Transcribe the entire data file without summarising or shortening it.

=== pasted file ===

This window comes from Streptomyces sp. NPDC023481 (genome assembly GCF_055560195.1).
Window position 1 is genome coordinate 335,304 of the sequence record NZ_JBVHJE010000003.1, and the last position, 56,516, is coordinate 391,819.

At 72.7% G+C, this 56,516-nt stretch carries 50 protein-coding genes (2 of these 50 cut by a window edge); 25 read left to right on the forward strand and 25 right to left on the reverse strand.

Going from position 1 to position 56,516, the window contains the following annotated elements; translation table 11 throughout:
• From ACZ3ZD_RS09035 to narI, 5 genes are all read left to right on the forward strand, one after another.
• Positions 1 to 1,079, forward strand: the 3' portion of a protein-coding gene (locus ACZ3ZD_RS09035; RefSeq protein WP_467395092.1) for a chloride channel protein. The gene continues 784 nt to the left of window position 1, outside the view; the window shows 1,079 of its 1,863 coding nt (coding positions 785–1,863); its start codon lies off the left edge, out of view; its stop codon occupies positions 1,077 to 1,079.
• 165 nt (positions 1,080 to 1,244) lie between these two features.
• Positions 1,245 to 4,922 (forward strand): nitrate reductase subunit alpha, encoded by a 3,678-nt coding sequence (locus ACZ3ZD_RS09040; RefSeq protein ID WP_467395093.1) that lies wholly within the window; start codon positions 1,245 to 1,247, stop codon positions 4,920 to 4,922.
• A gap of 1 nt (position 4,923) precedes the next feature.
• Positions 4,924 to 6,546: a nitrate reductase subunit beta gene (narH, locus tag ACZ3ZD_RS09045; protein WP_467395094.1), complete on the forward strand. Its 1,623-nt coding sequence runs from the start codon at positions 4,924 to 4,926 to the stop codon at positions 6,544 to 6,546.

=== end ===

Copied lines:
This window comes from Streptomyces sp. NPDC023481 (genome assembly GCF_055560195.1).
Window position 1 is genome coordinate 335,304 of the sequence record NZ_JBVHJE010000003.1, and the last position, 56,516, is coordinate 391,819.

At 72.7% G+C, this 56,516-nt stretch carries 50 protein-coding genes (2 of these 50 cut by a window edge); 25 read left to right on the forward strand and 25 right to left on the reverse strand.

Going from position 1 to position 56,516, the window contains the following annotated elements; translation table 11 throughout:
• From ACZ3ZD_RS09035 to narI, 5 genes are all read left to right on the forward strand, one after another.
• Positions 1 to 1,079, forward strand: the 3' portion of a protein-coding gene (locus ACZ3ZD_RS09035; RefSeq protein WP_467395092.1) for a chloride channel protein. The gene continues 784 nt to the left of window position 1, outside the view; the window shows 1,079 of its 1,863 coding nt (coding positions 785–1,863); its start codon lies off the left edge, out of view; its stop codon occupies positions 1,077 to 1,079.
• 165 nt (positions 1,080 to 1,244) lie between these two features.
• Positions 1,245 to 4,922 (forward strand): nitrate reductase subunit alpha, encoded by a 3,678-nt coding sequence (locus ACZ3ZD_RS09040; RefSeq protein ID WP_467395093.1) that lies wholly within the window; start codon positions 1,245 to 1,247, stop codon positions 4,920 to 4,922.
• A gap of 1 nt (position 4,923) precedes the next feature.
• Positions 4,924 to 6,546: a nitrate reductase subunit beta gene (narH, locus tag ACZ3ZD_RS09045; protein WP_467395094.1), complete on the forward strand. Its 1,623-nt coding sequence runs from the start codon at positions 4,924 to 4,926 to the stop codon at positions 6,544 to 6,546.